2. Materials and Methods

The single crystals with the nominal composition Fe41Ni28Co17Al11.5Ta2.5 were grown by the Bridgman method [46]. The material was subsequently homogenized at 1573 K for 48 h in a vacuum furnace. The single crystalline samples were sealed in quartz ampules and heated at 1573 K for 1 h followed by water quenching. To determine the crystallographic orientation and chemical homogeneity a SEM FEI Quanta 3D (FEI, Eindhoven, Netherlands) well-fitted with energy dispersive X- ray spectrometer (EDS) produced by EDAX and TSL EBSD system (EDAX, Mahwah, NJ, USA) were applied. The prepared single crystals were cut along [100] (001) orientation into cuboid samples with dimensions of 3 × 3 × 10 mm3. The re-measured EBSD orientation shows accuracy better than 1°. Subsequently, the homogenized samples were aged at 973 K for 0.5 h and then the aging treatment was conducted at 723 K for different times, 1, 2 and 3 h. The phase analysis was performed using high energy synchrotron X- ray radiation at DESY Hamburg Germany using beam line P07B (87.1 keV, λ = 0.0142342 nm). The beam size was 0.8 × 0.8 mm2. The resulting X-ray transmission mode allowed obtaining diffraction information from large sample volumes. In addition to providing a good statistic and to eliminate the effect of texture, the samples were continuously rotated about the ω-axis from −90° to +90° during the measurements [55,56]. In such a way, all diffraction spots were integrated into one 2theta/intensity plot yielding a “powder-type diffraction.” The chemical composition and microstructure were investigated using a Tecnai G2 TEM (FEI, Eindhoven, Netherlands) operating at 200kV refit with an energy dispersive X- ray (EDX) microanalyser (EDAX, Mahwah, NJ, USA) and a high angle annular dark field detector (HAADF). The thin foils were prepared with electrolyte consisting of 20% perchloric acid and 80% ethanol at a temperature of about 250 K. Before observation, the thin samples were ion-milled using a Leica EM RES 101 (Fremont, USA). The sizes of the precipitates were measured using the HAADF-STEM (Fischione, Pennsylvania, Pittsburgh, PA, USA) images. Mechanical testing of the single crystals along the [100] direction was performed using a Instron 5966 machine in liquid nitrogen (77 K) and at a strain rate of 2 × 10−4.

3. Results and Discussion

Large, brittle and non-coherent β precipitates have no relation with the crystal structure of the surrounding matrix. Consequently, they are practically undeformable and the main strengthening mechanism is related to their size and distribution due to dislocation bypass [46]. This in turn, affects only the dislocation destiny and results in high work hardening but does not promote the superelastic effect. For this reason the β (NiAl-type) precipitates are undesired in NCAT alloys. As shown in Figure 1, an efficient quenching leads to complete suppression of the β phase [46]. Only the austenitic matrix and coherent γ’ precipitates (Ni3Al-type) can be distinguished in the diffraction pattern. Similarly to the previous study, a very high intensity of the (200) reflection compared to other ones is detected.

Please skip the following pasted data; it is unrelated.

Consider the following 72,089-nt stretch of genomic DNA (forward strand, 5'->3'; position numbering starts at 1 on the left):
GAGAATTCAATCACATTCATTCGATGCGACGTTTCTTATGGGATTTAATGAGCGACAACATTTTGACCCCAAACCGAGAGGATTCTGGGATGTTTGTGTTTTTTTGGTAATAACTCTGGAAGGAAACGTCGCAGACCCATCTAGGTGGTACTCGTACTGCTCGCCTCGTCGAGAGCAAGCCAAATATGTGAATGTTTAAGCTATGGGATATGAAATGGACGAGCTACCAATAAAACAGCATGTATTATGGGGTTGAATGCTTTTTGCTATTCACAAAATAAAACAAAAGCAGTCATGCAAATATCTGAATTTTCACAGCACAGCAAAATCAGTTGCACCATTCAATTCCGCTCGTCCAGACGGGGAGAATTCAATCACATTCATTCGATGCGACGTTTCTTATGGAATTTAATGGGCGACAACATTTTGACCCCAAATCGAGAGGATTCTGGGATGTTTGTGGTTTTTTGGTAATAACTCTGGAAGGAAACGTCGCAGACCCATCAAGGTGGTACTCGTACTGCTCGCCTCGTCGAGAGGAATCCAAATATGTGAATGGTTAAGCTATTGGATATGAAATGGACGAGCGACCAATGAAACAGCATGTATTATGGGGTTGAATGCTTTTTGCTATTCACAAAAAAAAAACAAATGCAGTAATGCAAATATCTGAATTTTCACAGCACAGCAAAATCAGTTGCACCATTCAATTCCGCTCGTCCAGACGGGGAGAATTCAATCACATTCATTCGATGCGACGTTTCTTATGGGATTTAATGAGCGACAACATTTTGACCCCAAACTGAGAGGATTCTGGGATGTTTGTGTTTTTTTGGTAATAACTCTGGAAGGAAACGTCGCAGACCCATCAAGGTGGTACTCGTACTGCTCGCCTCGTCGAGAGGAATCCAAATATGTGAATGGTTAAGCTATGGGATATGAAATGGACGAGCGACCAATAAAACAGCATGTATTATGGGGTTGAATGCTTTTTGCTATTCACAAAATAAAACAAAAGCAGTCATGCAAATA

Generally, this could be attributed to a texture effect since we are dealing with single crystalline material; however, the applied methodology provides a powder-type diffraction excluding the effect of texture. For this reason the enormous high intensity of the (200)A peak is observed as a real effect and should be included in the discussion. This is additionally supported by the fact that other reflections, such as (111)A, (220)A and (311)A correspond very well with theoretical intensities. For better clarity the theoretical intensities of all reflections were computed and presented with respect to (111) planes for the single crystal aged at 973 K and for 0.5 h in Figure 1 (purple bars). Interestingly, the (200)/(111) peak intensity ratio continues to grow with increasing time of low-temperature aging. For the single crystal aged at 973 K for 0.5 h it is about 1.48, while for the single crystal aged at 973 K for 0.5 h and 3 h at 723 K it reaches 1.98. Such an observation may indicate a more rectangular/disk shape of the particles and/or very high ordering, coherence or degree of periodicity for the {200} planes. This can be also used to tune the mechanical properties, since the higher the ratio, the better the superelastic response that can be observed for the given single crystal. The quantity of the γ’ phase computed based on the Rietveld refinement is approximately equal to 9% for the single crystal aged at 973 K for 0.5 h [46] and it increases constantly to about 14% upon further aging for 3 h at 723 K. However, both the precipitate size and their volume fraction appear to reach a saturation value since the curves become straight lines that decrease in slope, Figure 2. This situation is very different compared to that observed in a one-step aging process, wherein the amount of γ’ phase and the average size steadily increase, even up to 29% and 15.5 nm for 10 h of aging at 973 K [46].
TEM investigations shown in Figure 3 demonstrate dark field (DF) images and the associated selected area diffraction patterns (SADP) taken from the samples annealed at 973 K for 0.5 h and 1, 2 and 3 h at 723 K. As can be seen, the average γ’ size increases as the time of low temperature aging increases. It starts with approximately 5 nm for the one-step aged single crystal [46] and grows up to about 8 nm for 3 h of aging at 723 K. The diameter was calculated using image analyses performed on DF (dark field) images obtained from (100) reflections of γ’ phase presented in Figure 3. All DF images presented here represent the thin areas neighboring the hole of the thin foil in order to ensure the same conditions of acquisition. The image analysis was conducted using the Gatan DigitalMicrograph (Pleasanton, CA, USA) collecting at least 25 particles.